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Interview

Lou Brooks on his art and reading.

The Zipatones, midget car racing, and Soupy Sales…

READERSVOICE.COM: How did you meet fellow cartoonists like Bill Plympton and come to form with them Ben Day and the Zipatones? What kind of music and venues did you play, and how often, for how long?

LOU BROOKS: Right after I moved to New York City, it seemed that there was some sort of artsy fartsy soiree at least four or five nights a week. Makes me wonder how we all had time to do the art!

I met Bill Plympton at some cartoonist reception — I don’t remember exactly which one. He was a syndicated political cartoonist at the time for The Soho Weekly News, which doesn’t exist anymore. That same night, coincidentally, I met Harvey Kurtzman for the first time. I was in such awe, he finally had to ask me to let go of his hand. I linked up with Mark Alan Stamaty at some other party. Elwood, I had met through Michael Doret. Skip Johnston, our drummer, he popped up at some party or another, and was Lampoon AD at the time.

Everybody was always running into everybody. This was 1978 b.c. (before cyber). Bill was having frequent Friday night parties at his apartment. Lots of artists and musicians would show up, and you never knew who else to expect. I remember a hooker arriving late one party with her pet ferret, which immediately jumped down the shirt of cartoonist David Chelsea. We all tried to catch the ferret, and it was like we were suddenly in a remake of Willard.

The Zipatones sort of just came out of those parties. I came up with the name: Ben Day and the Zipatones.

Three of the women at Bill’s parties could sing like angels, so they became The Zipettes. One of them was married to the lead guitarist from Hall & Oates, so he’d sometimes show up at the parties when he wasn’t touring. Our music was pretty much divided into three categories: rock ‘n’ roll comedy songs that I wrote; country western music that the musicians liked; and

Mark Alan used to do this Elvis thing in a sort of parallel universe way. Hard to explain.

The first place we performed at was a tiny club called Bond Street. The ceiling was about seven feet high. A real fire trap. We jammed a couple hundred people in there, and it’s a wonder that we all made it out alive. But that was our first performance in public, and we went on from there.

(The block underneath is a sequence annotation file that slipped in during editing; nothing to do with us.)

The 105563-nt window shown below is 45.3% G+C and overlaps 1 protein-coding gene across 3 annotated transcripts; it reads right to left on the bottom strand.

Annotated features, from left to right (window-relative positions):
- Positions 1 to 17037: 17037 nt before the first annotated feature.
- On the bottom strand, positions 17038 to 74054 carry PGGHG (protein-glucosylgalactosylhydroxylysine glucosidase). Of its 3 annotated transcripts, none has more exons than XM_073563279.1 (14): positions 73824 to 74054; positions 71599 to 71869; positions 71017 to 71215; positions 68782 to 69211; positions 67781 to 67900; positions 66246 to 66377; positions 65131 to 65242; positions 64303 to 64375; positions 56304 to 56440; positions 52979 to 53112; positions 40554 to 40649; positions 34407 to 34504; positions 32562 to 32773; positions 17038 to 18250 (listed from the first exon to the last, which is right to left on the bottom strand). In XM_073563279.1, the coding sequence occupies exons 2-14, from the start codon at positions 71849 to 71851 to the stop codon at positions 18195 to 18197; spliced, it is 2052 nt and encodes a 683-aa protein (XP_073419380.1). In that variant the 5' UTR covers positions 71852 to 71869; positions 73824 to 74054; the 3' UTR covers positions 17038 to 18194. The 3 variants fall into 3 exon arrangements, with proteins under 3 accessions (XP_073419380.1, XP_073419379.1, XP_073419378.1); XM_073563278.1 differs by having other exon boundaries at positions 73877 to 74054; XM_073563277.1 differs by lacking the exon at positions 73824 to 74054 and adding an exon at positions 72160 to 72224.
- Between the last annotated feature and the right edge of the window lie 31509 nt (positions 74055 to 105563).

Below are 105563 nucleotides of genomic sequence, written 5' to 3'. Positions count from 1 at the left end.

We eventually played Irving Plaza to 1,500 people. A big venue for us. The same stage and dressing rooms used by by James Brown, the Dead Kennedys, and many others, as they say.

The entourage kept growing, and by then we had picked up illustrator Leslie Cabarga on keyboard, and cartoonist Sam Viviano as our emcee. Sam eventually became AD at Mad Magazine, and still is.

RV: How did you come to meet Soupy Sales and spend an evening swapping jokes with him? What was he like?

LB: Film producer Jerry Lieberman and I had become close friends by working on animation projects together over the years. He had been working with Soupy on a television project, and arranged for Clare and I to have dinner with Soupy and his wife, Trudy, at Jerry’s wife’s loft in Tribeca.

Trudy used to be one of the June Taylor dancers on The Jackie Gleason Show. The whole evening turned into a joke marathon between Soupy and me. I was very leery about going up against a joke king the stature of Soupy, but he just kept egging me on. He was very sweet and kind to us, treated us like we had been his friends for years, and he was simply fall-off-your-chair hilarious.

At one point, he chased Clare and Jerry’s wife, Joni, around the room while doing White Fang. Only Soupy fans will know what that is, and that’s fine. One of the greatest evenings of my life.

RV: How did you start getting interested in racing modified midget racing cars, at Airport Speedway, in Dover, Delaware? What were the people like, and why did you stop after two years?

LB: Just like many boys grew up near Yankee Stadium and wanted to be a baseball player, I grew up near Langhorne Speedway, this huge mile dirt track outside of Philadelphia. It was mightily famous back then. It’s pretty much a parking lot now.

I used to ride my bike over there into the infield for 50 cents, and sit as close against the track fence as I could get. It was hot and brutal and they soaked the track clay in crankcase oil. If anybody can bottle that smell for me, let me know… eau de crankcase.

Anyway, racing was really dangerous back then, and at a young age, I saw a couple of guys buy the farm there at Langhorne, but I got hooked on it all just the same.

So, fast forward to Airport Speedway in 1995. Eighth-mile dirt track with that same crankcase oil. I was 52. I’d escaped from New York with my hide, and Clare said, “It’s now or never!”, so I bought a modified midget, and for two years, it was like running away to join a carnival every Saturday night. The people were… well, they hadn’t read Madame Bovary, let’s say. But the track lights would come on at sundown. And we’d spit in the dirt like real men do. And the Jersey girls were walking around in their denim shorts. And life was beautiful.

Following 20 Manhattan years of calling for the super, the simplicity and grit and naivety — along with the enigma of forboding tools — were pretty irresistible. Simple laws of physics began to slowly make sense. Two seasons later, I was finally catching on to the good advice of “drive in deep — deal with it later,” and I almost won the last big race of the year.

But it was time to move to California. I thought I’d keep racing out here (after all, the automobile is California’s state bird). But there are now other things I must do. I’m still dreaming about it, though.

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